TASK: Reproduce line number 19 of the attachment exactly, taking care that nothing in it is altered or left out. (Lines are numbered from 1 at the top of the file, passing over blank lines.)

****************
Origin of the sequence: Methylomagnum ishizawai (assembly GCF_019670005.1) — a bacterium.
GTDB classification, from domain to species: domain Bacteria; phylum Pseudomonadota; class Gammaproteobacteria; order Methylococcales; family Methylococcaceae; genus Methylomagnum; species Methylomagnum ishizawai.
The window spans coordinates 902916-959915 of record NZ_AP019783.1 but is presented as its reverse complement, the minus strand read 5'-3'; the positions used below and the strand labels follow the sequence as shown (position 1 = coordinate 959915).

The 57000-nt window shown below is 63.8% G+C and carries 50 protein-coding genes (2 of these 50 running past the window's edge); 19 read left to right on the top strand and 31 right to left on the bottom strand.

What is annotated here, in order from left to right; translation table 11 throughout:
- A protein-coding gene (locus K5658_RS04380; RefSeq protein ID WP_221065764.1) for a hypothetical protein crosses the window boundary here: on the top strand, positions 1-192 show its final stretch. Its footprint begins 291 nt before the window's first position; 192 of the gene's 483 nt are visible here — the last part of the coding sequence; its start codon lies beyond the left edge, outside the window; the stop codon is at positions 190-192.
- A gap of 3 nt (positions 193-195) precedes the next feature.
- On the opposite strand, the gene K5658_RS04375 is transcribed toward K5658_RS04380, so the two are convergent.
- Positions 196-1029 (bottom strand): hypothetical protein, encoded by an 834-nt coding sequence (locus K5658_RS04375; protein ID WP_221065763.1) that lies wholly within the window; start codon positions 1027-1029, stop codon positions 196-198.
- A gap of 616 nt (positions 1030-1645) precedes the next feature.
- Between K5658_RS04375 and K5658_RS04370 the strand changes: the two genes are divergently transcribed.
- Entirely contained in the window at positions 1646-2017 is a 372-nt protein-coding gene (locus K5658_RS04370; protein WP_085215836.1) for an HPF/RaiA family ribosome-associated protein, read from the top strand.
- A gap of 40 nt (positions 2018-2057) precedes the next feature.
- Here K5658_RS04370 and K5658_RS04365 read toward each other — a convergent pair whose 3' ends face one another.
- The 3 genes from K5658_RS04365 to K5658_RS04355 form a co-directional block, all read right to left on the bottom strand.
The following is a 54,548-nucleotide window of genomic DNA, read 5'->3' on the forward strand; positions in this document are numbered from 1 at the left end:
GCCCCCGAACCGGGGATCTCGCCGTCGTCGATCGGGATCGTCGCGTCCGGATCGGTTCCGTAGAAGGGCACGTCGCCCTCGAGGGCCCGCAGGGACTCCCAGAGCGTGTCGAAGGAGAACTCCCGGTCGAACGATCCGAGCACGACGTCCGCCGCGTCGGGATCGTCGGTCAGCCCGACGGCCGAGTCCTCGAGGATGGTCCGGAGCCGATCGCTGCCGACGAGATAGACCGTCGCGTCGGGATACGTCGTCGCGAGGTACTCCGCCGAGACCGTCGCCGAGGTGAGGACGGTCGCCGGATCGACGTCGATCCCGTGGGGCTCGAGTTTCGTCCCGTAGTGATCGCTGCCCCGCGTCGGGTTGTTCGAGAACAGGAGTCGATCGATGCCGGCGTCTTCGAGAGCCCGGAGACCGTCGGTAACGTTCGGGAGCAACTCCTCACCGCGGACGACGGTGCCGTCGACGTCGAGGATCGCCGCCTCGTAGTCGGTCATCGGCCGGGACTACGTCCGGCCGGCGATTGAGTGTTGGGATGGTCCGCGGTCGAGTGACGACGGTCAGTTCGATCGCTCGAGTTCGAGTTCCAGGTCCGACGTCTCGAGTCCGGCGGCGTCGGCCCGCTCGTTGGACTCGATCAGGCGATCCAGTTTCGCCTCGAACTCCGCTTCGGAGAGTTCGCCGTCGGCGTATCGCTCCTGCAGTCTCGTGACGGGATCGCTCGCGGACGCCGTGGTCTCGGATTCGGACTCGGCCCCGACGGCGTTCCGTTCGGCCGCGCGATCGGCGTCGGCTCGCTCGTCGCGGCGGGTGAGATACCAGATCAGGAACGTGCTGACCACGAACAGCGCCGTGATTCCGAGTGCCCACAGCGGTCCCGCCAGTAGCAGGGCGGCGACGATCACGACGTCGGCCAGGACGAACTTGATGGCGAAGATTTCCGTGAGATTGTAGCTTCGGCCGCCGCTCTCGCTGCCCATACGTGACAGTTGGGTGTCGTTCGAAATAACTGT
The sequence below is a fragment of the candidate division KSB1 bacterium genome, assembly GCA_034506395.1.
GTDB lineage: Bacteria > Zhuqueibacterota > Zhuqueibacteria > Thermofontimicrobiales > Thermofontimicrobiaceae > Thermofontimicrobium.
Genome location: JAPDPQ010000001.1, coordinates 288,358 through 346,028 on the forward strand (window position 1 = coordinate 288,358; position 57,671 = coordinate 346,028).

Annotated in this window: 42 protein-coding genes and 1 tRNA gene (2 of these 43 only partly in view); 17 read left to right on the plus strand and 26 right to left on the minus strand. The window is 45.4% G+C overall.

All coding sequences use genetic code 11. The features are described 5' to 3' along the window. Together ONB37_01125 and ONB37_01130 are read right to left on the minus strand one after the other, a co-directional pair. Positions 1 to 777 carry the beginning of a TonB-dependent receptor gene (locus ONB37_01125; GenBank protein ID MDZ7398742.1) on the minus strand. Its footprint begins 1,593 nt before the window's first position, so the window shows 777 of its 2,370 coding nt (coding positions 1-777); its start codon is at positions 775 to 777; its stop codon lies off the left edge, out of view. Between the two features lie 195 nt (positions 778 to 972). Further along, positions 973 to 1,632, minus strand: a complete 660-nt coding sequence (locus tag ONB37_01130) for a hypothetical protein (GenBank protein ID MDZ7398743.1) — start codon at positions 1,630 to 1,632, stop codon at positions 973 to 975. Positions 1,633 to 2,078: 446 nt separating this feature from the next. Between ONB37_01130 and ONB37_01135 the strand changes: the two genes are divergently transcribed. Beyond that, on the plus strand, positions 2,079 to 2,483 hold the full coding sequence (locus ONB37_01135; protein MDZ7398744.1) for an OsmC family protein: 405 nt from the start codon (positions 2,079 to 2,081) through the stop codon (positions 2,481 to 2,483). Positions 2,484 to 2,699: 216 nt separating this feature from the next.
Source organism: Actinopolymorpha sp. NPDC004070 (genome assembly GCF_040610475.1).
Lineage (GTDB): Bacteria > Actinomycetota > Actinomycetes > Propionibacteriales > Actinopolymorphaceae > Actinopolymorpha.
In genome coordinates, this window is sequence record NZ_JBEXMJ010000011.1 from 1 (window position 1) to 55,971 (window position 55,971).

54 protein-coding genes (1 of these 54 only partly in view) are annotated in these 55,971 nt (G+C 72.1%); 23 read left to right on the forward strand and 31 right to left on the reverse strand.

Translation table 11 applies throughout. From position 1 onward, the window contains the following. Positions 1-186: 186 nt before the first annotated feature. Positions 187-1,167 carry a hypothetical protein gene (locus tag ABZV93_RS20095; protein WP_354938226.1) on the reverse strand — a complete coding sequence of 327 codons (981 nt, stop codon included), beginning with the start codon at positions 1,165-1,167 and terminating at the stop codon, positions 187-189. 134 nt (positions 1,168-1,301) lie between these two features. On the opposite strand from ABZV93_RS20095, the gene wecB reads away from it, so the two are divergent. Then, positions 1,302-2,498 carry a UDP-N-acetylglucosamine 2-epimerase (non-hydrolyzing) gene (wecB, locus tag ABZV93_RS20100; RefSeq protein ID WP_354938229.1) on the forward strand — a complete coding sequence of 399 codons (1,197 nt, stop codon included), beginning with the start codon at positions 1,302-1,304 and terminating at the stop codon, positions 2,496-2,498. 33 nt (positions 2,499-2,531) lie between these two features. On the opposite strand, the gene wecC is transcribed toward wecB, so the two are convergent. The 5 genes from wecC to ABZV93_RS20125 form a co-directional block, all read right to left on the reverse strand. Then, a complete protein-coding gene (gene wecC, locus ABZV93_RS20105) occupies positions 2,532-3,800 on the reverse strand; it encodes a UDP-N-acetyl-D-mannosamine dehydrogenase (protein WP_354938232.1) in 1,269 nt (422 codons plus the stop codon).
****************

GTDB lineage: Bacteria > Zhuqueibacterota > Zhuqueibacteria > Thermofontimicrobiales > Thermofontimicrobiaceae > Thermofontimicrobium.